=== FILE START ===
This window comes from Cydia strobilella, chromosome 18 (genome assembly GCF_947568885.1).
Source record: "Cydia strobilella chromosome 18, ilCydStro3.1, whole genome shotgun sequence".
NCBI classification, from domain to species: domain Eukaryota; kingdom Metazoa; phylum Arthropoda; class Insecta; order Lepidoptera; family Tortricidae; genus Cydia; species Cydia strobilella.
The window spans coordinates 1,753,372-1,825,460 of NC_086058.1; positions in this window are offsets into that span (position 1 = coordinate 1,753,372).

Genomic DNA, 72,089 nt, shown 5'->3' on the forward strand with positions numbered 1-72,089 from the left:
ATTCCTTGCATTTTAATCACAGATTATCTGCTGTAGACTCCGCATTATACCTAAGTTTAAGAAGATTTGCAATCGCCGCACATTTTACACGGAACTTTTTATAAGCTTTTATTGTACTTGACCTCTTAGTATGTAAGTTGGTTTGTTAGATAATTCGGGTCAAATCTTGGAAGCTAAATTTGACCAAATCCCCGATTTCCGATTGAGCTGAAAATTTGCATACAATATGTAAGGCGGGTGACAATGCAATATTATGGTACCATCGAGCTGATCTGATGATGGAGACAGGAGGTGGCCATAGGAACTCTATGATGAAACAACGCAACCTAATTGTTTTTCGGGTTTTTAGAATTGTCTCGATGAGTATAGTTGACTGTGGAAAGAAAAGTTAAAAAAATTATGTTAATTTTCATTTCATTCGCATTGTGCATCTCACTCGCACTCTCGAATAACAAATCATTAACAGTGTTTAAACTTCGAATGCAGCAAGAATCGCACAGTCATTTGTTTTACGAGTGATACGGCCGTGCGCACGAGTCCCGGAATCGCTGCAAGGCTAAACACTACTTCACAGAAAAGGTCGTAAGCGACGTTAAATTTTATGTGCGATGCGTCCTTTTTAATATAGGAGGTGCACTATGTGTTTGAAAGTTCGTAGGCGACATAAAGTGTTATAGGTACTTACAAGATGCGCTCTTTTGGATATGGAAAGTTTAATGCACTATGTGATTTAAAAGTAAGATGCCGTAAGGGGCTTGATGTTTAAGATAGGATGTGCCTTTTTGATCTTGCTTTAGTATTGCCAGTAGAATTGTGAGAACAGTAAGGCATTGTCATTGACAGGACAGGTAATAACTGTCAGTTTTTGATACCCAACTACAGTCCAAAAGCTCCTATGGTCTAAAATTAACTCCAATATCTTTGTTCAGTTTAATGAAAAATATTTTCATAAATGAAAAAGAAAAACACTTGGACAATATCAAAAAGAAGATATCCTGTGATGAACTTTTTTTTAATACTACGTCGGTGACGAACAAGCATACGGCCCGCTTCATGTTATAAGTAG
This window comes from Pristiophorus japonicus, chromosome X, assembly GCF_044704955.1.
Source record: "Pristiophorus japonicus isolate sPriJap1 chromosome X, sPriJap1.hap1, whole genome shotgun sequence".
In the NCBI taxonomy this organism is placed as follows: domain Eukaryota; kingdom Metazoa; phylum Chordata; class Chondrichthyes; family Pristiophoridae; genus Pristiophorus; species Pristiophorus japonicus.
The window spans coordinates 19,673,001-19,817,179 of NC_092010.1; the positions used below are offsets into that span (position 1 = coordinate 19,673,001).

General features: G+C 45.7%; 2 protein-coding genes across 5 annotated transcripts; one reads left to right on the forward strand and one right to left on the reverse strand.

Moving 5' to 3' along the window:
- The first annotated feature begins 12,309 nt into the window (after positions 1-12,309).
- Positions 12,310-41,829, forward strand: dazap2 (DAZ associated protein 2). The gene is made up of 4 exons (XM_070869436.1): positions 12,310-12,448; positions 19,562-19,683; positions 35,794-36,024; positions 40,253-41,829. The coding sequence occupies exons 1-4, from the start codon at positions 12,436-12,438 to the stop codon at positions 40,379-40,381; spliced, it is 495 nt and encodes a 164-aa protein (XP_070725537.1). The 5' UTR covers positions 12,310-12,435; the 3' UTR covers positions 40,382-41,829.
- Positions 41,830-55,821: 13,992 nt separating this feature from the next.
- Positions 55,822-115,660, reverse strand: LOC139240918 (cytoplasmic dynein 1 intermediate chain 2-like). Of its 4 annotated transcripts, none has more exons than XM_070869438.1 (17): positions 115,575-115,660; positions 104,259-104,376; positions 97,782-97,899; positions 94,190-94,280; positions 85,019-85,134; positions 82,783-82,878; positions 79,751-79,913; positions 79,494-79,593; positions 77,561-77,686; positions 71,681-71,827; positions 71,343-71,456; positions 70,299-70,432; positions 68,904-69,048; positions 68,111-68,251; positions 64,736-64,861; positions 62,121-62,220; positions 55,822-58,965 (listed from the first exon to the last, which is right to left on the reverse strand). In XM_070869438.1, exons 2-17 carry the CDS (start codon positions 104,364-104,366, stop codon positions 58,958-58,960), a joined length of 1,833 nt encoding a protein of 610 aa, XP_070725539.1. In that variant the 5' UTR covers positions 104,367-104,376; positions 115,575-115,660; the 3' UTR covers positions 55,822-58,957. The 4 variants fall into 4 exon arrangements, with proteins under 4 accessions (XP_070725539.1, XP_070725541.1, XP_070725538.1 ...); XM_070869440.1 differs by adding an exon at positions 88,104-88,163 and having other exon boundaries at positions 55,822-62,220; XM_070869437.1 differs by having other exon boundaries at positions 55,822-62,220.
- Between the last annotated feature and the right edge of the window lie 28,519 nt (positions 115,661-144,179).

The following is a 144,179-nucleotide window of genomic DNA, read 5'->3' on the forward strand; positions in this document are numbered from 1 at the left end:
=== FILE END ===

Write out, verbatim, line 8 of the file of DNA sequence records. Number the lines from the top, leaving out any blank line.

Source record: "Pristiophorus japonicus isolate sPriJap1 chromosome X, sPriJap1.hap1, whole genome shotgun sequence".